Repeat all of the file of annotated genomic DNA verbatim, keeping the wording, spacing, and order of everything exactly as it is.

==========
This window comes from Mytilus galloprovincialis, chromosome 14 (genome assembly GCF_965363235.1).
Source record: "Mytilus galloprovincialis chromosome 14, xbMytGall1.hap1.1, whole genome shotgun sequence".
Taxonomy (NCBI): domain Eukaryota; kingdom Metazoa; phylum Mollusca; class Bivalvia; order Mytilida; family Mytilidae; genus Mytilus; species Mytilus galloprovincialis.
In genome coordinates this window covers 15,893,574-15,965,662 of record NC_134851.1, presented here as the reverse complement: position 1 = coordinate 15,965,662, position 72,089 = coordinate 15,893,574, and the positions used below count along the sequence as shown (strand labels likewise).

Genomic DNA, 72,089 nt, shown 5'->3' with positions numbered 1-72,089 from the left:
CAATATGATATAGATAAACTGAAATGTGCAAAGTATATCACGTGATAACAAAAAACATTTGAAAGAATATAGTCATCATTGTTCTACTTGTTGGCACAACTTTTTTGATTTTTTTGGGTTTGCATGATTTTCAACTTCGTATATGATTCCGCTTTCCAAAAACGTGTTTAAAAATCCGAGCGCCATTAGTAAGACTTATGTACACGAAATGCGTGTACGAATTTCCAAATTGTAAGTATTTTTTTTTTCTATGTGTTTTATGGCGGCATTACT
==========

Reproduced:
This window comes from Mytilus galloprovincialis, chromosome 14 (genome assembly GCF_965363235.1).
Source record: "Mytilus galloprovincialis chromosome 14, xbMytGall1.hap1.1, whole genome shotgun sequence".
Taxonomy (NCBI): domain Eukaryota; kingdom Metazoa; phylum Mollusca; class Bivalvia; order Mytilida; family Mytilidae; genus Mytilus; species Mytilus galloprovincialis.
In genome coordinates this window covers 15,893,574-15,965,662 of record NC_134851.1, presented here as the reverse complement: position 1 = coordinate 15,965,662, position 72,089 = coordinate 15,893,574, and the positions used below count along the sequence as shown (strand labels likewise).

Genomic DNA, 72,089 nt, shown 5'->3' with positions numbered 1-72,089 from the left:
CAATATGATATAGATAAACTGAAATGTGCAAAGTATATCACGTGATAACAAAAAACATTTGAAAGAATATAGTCATCATTGTTCTACTTGTTGGCACAACTTTTTTGATTTTTTTGGGTTTGCATGATTTTCAACTTCGTATATGATTCCGCTTTCCAAAAACGTGTTTAAAAATCCGAGCGCCATTAGTAAGACTTATGTACACGAAATGCGTGTACGAATTTCCAAATTGTAAGTATTTTTTTTTTCTATGTGTTTTATGGCGGCATTACT